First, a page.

Portraits of Presidents Lincoln and Ulysses Grant were displayed from windows on the route. Banners with mottoes acknowledging new freedom were part of the procession, such as: “We Were Always Loyal During the War,” “Our Votes Cannot Be Bought For Whiskey or Money,” “We Have, At Last What We Fought For, Right Of Franchise,” “We Remember the Repeal of the Black Laws of Illinois.”

The Rev. Richard Duling of Jersey Street Baptist Church spoke, and his words are etched in our history: “When the framers of the Declaration of Independence first set up this government, they found slavery already in existence, and they were forced to retain this monstrosity, conceived as it was in sin and brought forth in iniquity. Not because it was popular did they retain it, but because it was localized and could not be banished at the same time that a union of the colonies was to be affected. Such a union was of paramount importance, and the framers of that instrument hoped that after the colonies were united slavery would soon die out.”

He continued, “But it did not die; it grew and waxed strong with the nation’s strength, and spread its shackles in all directions, until it spared not to risk the nation’s life. Not content with the bondage of the Negro, it made slaves of white men, and the world saw preachers of the holy Gospel espousing slavery’s cause instead of preaching peace and good will toward all men. After corrupting the church, it entered the legislative hall -– this monster made and unmade Presidents, made and unmade parties; in short, slavery diffused itself throughout every branch of government, and none had the manliness to resist it or show its deceitful wickedness.”

Duling said John Brown and his followers aroused the public heart and “Bleeding Kansas” awoke many Americans to the shame and wickedness of slavery, and that it was not until the war that many people knew the real wickedness of slavery. He said they were here to commemorate the death and final burial of slavery, and proclaimed Lincoln as one who “unlocked their dungeon” and opened the benefits of citizenship at the ballot box. He said they would cherish and teach their children to honor Lincoln’s sacred memory.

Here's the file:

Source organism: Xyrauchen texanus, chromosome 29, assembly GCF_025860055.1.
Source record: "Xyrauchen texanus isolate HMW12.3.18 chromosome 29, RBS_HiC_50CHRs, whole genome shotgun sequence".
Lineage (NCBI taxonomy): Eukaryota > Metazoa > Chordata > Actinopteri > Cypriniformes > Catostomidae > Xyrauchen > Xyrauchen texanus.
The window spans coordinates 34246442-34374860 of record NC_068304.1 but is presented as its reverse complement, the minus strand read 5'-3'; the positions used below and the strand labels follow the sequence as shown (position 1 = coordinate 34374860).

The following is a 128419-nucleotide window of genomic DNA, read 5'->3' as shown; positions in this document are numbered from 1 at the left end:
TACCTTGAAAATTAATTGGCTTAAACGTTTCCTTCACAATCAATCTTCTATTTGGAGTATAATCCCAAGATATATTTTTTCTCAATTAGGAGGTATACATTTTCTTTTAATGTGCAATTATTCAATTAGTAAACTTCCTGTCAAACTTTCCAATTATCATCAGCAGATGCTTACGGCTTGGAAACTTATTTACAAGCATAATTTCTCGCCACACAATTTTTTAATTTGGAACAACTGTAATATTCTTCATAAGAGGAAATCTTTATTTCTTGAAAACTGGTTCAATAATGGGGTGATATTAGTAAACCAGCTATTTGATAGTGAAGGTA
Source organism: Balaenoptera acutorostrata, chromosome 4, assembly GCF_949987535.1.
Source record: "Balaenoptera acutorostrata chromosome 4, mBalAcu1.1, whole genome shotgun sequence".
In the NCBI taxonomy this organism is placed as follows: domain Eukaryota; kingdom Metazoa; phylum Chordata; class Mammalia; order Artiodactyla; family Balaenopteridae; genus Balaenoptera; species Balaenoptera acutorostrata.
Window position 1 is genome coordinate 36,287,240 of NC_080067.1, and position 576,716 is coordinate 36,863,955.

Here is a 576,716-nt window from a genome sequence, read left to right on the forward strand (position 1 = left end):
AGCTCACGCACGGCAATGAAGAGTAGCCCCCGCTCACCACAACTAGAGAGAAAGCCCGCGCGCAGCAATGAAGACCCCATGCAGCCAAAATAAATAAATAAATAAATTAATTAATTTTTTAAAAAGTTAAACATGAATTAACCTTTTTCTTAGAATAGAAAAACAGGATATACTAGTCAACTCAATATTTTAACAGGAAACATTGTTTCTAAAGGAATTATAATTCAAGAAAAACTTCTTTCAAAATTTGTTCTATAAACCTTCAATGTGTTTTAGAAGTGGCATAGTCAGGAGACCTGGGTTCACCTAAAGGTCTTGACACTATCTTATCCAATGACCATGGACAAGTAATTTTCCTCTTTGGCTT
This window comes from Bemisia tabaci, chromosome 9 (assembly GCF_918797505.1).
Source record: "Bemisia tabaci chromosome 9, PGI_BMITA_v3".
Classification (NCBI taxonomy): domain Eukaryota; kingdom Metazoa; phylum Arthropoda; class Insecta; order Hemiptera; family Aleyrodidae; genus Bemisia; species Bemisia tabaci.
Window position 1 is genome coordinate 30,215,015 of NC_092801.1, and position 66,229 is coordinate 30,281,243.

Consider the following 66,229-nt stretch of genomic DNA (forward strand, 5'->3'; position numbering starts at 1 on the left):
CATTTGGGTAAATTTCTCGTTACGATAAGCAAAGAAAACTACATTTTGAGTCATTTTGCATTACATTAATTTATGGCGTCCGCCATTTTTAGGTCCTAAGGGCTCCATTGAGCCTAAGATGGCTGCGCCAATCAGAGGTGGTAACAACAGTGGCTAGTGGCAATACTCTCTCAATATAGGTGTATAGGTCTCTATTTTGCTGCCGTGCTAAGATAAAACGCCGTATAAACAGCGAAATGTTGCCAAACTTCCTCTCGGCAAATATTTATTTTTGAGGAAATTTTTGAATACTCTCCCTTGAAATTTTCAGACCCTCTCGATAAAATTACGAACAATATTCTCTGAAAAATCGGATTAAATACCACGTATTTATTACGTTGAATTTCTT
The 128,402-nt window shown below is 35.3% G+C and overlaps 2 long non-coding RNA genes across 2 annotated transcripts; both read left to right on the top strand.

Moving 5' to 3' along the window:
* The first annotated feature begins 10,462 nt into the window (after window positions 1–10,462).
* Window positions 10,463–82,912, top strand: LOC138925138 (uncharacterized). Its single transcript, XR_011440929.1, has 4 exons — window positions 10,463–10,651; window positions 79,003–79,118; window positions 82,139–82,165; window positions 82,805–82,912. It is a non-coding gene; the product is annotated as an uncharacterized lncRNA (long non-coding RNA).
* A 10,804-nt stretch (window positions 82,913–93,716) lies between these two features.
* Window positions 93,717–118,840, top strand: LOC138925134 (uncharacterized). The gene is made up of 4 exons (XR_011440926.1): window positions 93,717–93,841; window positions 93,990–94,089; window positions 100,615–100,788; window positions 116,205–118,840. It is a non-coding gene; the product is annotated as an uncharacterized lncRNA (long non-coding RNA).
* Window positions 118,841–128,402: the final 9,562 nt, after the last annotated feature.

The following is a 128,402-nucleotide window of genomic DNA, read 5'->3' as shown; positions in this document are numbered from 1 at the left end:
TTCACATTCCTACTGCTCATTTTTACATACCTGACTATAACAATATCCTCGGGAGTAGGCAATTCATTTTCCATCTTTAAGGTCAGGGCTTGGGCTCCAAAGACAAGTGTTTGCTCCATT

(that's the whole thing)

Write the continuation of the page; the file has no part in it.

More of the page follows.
The day commenced with lively discussions of the war and the passage of the 15th amendment. Abolitionists of all backgrounds contributed to this celebration of freedom.

Heather Bangert is involved with several local history projects. She is a member of Friends of the Log Cabins, has given tours at Woodland Cemetery and John Wood Mansion, and is an archaeological field/lab technician.


“A.M.E. Church is One of Pioneer Groups in City.” Quincy Herald-Whig, June 21, 1942.

“Colored Voters. Meeting at the Colored Baptist Church.” Quincy Whig, Nov. 1, 1882.

“Council Proceedings.” Quincy Daily Whig, Nov. 13, 1854.

“Grand Celebration of the Ratification of the 15th Amendment. Our Newborn Citizens in Council.” Quincy Daily Whig, April 8, 1870.

“Jersey Street Baptist First Negro Church.” Quincy Herald Whig, June 21, 1942.

“Meeting of Colored Citizens.” Quincy Daily Whig, Jan. 10, 1863.

Quincy City Directories: 1865-1876.

Shackel, Paul A. “New Philadelphia: An Archeology of Race in the Heartland.” University of California Press, 2010.

Walker, Juliet E.K. “Free Frank: A Black Pioneer on the Antebellum Frontier.” University Press of Kentucky, 1982.